ALLENTOWN – Residents of Allentown and Upper Freehold Township spent more than an hour on the evening of March 2 expressing their concerns to municipal officials about an approved commercial development in neighboring Robbinsville.
In recent weeks, municipal officials in Robbinsville have approved the construction of warehouse distribution centers at the Mercer Corporate Park on Robbinsville-Allentown Road.
Robbinsville-Allentown Road is Church Street in Allentown. It is also designated as county Route 526.
The property in Robbinsville on which the warehouse distribution centers are proposed to be constructed backs up to a residential zone along Pondview Drive in Allentown.
Residents of Allentown and Upper Freehold Township are concerned about the volume of truck traffic the commercial development may bring to the area, among other concerns associated with a large project.
Mayor Thomas Fritts and members of the Borough Council listened to the residents’ comments and offered some information about efforts that are being made to mitigate the impact of the Mercer Corporate Park.
“There have been behind-the-scenes negotiations on this (project) for months. We have a land use attorney working on behalf of Allentown. The developer (of the Mercer Corporate Park) has no obligation to Allentown. His only obligation is to meet the legal standards (for development) in Robbinsville,” Fritts said.
The mayor said Allentown does not have much leverage in the situation, but he said, “we have many things we have negotiated behind the scenes that we are not at liberty to discuss (tonight). They are still being negotiated.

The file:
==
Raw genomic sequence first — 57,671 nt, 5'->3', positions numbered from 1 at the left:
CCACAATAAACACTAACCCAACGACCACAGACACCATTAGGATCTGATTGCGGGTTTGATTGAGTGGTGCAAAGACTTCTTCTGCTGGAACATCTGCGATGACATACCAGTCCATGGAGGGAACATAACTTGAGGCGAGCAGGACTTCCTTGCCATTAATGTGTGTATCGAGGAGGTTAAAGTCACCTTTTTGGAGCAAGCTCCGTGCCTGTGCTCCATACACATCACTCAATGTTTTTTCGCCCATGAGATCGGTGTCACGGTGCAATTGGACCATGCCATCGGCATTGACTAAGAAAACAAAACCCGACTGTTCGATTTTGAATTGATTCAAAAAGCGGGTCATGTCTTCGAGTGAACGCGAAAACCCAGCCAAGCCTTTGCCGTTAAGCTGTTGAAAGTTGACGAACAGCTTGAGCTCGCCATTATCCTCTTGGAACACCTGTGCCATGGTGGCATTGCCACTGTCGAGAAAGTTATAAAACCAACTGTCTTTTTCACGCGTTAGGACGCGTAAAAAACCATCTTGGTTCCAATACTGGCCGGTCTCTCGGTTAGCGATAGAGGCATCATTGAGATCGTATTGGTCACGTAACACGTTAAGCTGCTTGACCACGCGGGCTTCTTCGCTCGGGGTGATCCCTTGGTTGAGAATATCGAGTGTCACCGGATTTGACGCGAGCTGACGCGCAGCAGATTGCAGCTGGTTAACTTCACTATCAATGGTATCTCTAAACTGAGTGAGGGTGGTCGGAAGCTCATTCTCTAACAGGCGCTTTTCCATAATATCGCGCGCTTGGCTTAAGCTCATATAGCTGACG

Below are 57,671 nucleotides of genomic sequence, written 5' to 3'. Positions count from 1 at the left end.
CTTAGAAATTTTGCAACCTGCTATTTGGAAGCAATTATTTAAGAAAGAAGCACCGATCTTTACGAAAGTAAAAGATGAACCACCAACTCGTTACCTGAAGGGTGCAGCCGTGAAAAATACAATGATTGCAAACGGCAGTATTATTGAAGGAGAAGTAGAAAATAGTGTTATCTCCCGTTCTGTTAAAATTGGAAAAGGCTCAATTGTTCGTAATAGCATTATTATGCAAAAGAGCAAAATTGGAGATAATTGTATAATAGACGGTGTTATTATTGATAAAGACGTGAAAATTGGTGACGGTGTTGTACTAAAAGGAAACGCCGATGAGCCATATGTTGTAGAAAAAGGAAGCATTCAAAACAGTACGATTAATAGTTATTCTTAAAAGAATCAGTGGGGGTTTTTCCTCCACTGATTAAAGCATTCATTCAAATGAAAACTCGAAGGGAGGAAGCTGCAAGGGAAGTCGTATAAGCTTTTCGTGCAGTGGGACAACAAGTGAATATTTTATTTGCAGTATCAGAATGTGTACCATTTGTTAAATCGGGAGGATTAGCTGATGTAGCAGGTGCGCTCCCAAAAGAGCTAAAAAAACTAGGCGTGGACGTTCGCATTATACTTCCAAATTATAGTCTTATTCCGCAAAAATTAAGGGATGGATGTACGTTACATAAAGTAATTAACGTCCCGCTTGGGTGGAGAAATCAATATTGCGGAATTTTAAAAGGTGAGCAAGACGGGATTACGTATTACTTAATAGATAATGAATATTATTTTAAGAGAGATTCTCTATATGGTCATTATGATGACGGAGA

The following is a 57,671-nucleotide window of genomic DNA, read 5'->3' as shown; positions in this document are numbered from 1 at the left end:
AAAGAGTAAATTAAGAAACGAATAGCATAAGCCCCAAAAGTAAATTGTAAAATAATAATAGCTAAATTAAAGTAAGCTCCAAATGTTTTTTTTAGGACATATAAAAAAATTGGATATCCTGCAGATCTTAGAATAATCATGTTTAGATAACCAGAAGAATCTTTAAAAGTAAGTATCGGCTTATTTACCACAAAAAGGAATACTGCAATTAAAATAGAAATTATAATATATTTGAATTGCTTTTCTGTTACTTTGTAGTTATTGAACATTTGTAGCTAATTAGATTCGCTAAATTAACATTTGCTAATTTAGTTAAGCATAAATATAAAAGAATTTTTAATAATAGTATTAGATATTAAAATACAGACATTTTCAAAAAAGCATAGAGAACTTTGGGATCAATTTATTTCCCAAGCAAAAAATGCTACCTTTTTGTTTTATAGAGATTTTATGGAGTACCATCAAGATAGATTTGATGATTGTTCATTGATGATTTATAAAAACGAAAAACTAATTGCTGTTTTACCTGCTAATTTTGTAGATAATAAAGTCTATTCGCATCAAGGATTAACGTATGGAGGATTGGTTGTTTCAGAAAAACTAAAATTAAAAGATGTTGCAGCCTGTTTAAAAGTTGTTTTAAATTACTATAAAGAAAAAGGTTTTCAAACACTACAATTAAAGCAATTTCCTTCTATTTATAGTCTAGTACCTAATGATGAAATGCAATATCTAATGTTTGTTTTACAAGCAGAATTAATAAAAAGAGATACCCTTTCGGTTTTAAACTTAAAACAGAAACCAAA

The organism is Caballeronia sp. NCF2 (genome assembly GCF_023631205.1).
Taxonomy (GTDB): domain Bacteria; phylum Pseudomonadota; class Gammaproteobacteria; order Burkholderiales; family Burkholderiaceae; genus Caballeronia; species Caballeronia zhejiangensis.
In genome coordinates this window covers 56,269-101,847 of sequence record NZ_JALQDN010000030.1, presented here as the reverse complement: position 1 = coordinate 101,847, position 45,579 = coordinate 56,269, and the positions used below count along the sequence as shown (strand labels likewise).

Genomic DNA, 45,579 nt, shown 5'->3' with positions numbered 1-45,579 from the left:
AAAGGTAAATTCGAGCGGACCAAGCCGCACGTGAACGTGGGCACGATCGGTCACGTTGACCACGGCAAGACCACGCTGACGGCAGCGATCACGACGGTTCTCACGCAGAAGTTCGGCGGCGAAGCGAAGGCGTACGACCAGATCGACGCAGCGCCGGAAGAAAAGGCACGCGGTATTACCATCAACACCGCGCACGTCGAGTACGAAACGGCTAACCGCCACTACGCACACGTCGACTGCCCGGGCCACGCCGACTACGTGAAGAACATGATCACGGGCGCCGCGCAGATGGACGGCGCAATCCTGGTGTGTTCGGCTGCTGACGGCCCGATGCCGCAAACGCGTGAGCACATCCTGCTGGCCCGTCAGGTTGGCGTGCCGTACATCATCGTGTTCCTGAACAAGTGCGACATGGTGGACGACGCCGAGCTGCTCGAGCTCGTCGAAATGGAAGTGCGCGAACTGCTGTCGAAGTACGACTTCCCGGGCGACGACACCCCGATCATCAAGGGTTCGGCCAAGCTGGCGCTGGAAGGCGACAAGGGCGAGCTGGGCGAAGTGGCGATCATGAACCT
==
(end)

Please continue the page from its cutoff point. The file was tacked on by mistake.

“Over the next 45 to 60 days, you will hear from our professionals that we have been able to gain some additional protections” regarding what is happening at Mercer Corporate Park.
“It has been a tireless battle with a municipality (Robbinsville) that owes us nothing except to meet (required) standards,” Fritts said.
The mayor told residents who were attending the remote meeting it was no surprise that the members of a Robbinsville board approved the project because the warehouse distribution center is what Robbinsville officials have zoned portions of their community to accommodate.
Residents had an opportunity to comment and those who addressed Fritts and the council members touched on several issues, including the Mercer Corporate Park in Robbinsville, a proposed warehouse in Upper Freehold Township, and ongoing issues with trucks that pass through Allentown every day on their way to and from an Amazon facility on Old York Road in Robbinsville.
Linda Pontell said, “The traffic of the 1980s is not the traffic of 2021. We must work with Monmouth County to come up with a better solution to these trucks.”
Jera Piper expressed concern that the development of the Mercer Corporate Park could impact Allentown’s water and said, “It’s a serious situation.”
Fritts reminded Piper the developer in Robbinsville “is only obligated to meet what is regulated.”
Joe Fiordaliso told borough officials he has “serious concerns about (these) proposed warehouses and the heavy truck traffic.” He said he worked on traffic issues in the administration of two governors and volunteered his assistance to Allentown officials as they continue to deal with the issue.
Susan Matson said she represents a new group that has formed in recent weeks, The Allentown Sustainability Coalition. Matson said she is specifically concerned with the environmental aspects of development and its impact on local endangered and threatened species.
No conclusions were reached during the council meeting.
Fritts said he will be meeting with Monmouth County Board of County Commissioners Director Thomas Arnone and Monmouth County Engineer Joseph Ettore to continue the discussion about truck traffic in Allentown.
The mayor reiterated his earlier statement that residents will hear more about the borough’s negotiations with the developer of the Mercer Corporate Park within 45 to 60 days.